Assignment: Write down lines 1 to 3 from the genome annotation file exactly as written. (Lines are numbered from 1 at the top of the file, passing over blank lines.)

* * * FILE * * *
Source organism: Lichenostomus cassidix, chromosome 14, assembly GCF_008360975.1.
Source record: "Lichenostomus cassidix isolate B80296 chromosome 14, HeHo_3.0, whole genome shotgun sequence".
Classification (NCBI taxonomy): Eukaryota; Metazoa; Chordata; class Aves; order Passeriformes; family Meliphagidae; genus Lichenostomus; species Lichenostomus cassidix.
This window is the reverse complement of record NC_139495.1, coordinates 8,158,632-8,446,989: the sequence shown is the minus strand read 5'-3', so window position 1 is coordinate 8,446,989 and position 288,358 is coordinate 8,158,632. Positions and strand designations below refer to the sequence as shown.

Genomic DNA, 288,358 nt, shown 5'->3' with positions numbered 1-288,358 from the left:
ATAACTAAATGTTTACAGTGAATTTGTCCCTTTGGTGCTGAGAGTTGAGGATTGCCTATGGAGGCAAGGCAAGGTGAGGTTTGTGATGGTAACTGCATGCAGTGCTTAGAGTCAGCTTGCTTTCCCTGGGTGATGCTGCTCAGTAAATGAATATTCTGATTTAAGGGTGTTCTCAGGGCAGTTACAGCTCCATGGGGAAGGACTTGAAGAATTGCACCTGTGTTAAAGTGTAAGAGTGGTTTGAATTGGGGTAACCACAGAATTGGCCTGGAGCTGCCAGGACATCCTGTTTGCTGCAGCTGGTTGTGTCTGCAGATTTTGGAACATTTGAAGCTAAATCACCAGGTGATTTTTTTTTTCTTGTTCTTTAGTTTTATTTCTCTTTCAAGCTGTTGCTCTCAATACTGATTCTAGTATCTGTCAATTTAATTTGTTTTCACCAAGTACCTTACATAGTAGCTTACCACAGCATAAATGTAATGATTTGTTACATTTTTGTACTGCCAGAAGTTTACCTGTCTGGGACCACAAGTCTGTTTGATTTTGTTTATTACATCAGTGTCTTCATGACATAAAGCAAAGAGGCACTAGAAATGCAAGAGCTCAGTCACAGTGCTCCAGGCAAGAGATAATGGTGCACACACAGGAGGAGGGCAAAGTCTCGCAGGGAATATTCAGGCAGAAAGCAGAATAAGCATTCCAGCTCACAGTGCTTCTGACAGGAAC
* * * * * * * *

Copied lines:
Source organism: Lichenostomus cassidix, chromosome 14, assembly GCF_008360975.1.
Source record: "Lichenostomus cassidix isolate B80296 chromosome 14, HeHo_3.0, whole genome shotgun sequence".
Classification (NCBI taxonomy): Eukaryota; Metazoa; Chordata; class Aves; order Passeriformes; family Meliphagidae; genus Lichenostomus; species Lichenostomus cassidix.